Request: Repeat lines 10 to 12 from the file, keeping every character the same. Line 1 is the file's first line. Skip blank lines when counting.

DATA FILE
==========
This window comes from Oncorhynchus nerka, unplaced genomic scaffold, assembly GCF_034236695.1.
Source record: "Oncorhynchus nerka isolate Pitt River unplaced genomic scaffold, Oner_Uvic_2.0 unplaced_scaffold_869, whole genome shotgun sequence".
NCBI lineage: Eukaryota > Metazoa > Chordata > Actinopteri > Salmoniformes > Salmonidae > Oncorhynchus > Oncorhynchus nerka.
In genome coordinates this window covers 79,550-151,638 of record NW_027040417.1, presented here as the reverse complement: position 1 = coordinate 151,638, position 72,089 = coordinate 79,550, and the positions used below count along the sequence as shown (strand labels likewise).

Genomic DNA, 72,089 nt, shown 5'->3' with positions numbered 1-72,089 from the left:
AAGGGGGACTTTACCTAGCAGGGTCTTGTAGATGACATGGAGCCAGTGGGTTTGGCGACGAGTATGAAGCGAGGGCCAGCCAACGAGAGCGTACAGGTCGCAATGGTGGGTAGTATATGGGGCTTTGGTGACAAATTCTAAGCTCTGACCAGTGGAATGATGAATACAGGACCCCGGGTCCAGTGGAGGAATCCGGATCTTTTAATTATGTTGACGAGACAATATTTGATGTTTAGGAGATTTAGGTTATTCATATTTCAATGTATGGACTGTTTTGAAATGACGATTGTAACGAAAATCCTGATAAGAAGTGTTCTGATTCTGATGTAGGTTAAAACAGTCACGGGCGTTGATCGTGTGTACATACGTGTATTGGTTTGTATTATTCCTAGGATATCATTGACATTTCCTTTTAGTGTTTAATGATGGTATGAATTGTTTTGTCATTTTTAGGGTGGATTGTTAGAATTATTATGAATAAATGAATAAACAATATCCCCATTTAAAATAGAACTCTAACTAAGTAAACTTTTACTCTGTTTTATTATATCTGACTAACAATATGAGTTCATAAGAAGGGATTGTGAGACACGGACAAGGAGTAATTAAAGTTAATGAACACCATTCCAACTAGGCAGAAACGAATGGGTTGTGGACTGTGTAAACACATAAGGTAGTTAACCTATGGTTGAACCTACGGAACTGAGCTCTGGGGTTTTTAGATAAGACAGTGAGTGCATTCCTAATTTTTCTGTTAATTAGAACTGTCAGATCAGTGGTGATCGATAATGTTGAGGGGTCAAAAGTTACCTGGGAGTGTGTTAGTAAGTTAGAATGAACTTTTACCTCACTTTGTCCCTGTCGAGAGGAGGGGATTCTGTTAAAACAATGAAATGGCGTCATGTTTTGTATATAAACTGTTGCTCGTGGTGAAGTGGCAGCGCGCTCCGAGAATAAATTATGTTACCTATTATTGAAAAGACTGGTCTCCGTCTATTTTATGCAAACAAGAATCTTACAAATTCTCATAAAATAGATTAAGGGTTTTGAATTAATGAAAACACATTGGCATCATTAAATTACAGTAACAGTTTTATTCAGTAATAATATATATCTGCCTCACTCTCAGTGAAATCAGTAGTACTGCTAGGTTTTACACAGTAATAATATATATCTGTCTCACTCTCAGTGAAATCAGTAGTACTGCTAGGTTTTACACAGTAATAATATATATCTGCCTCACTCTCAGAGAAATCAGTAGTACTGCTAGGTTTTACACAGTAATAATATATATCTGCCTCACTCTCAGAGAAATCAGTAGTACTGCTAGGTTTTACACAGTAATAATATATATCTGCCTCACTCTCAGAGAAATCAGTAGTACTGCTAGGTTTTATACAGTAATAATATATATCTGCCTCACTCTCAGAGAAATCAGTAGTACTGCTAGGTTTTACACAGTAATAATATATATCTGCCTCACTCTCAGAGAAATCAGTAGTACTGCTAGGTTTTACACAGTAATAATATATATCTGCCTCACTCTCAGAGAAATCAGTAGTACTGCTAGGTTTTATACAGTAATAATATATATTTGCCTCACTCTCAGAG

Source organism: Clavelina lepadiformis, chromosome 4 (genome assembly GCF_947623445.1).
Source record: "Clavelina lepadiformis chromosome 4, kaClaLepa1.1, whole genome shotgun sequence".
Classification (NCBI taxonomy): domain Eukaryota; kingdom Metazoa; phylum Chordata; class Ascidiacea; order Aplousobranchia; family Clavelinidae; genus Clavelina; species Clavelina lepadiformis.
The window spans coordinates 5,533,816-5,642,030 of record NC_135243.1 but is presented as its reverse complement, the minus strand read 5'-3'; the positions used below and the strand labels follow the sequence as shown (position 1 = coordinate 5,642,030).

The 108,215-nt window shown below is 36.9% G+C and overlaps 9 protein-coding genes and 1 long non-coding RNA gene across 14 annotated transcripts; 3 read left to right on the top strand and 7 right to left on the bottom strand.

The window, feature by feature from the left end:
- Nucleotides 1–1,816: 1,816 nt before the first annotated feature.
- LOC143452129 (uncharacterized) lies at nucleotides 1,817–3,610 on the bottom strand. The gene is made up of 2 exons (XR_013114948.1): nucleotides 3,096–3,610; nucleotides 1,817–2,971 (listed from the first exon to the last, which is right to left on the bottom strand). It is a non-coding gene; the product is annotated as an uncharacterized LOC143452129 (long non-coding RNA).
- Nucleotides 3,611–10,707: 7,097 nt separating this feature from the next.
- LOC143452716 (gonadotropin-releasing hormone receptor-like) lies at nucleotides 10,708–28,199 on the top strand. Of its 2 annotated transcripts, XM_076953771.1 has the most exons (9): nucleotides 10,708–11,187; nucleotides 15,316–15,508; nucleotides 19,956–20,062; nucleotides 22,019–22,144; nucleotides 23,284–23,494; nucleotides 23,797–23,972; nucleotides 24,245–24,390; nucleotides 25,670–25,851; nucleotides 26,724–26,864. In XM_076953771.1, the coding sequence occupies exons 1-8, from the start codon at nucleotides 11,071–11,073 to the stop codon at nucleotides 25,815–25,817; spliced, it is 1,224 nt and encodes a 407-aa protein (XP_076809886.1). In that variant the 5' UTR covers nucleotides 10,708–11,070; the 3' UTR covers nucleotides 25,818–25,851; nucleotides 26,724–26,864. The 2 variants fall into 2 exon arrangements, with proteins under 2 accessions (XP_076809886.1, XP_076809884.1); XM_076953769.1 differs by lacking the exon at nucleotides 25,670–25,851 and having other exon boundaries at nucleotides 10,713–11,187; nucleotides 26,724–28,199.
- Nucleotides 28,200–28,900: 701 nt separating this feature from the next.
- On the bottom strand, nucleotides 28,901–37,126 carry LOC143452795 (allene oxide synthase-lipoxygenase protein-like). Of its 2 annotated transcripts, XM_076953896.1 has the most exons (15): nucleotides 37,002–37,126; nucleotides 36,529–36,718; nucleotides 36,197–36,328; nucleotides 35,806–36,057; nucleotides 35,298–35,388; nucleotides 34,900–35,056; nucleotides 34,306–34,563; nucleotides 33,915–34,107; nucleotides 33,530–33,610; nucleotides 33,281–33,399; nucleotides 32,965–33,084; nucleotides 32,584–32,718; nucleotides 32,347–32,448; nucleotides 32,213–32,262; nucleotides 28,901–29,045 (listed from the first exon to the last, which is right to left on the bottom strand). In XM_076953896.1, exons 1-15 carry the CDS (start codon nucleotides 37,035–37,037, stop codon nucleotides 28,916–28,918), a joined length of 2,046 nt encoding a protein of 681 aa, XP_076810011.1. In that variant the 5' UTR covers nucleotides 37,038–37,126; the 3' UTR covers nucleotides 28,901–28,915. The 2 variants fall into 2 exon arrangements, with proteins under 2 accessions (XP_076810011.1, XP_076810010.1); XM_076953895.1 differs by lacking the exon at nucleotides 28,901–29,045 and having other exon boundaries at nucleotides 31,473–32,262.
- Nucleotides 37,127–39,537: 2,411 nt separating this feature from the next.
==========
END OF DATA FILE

The window spans coordinates 5,533,816-5,642,030 of record NC_135243.1 but is presented as its reverse complement, the minus strand read 5'-3'; the positions used below and the strand labels follow the sequence as shown (position 1 = coordinate 5,642,030).

The 108,215-nt window shown below is 36.9% G+C and overlaps 9 protein-coding genes and 1 long non-coding RNA gene across 14 annotated transcripts; 3 read left to right on the top strand and 7 right to left on the bottom strand.

The window, feature by feature from the left end: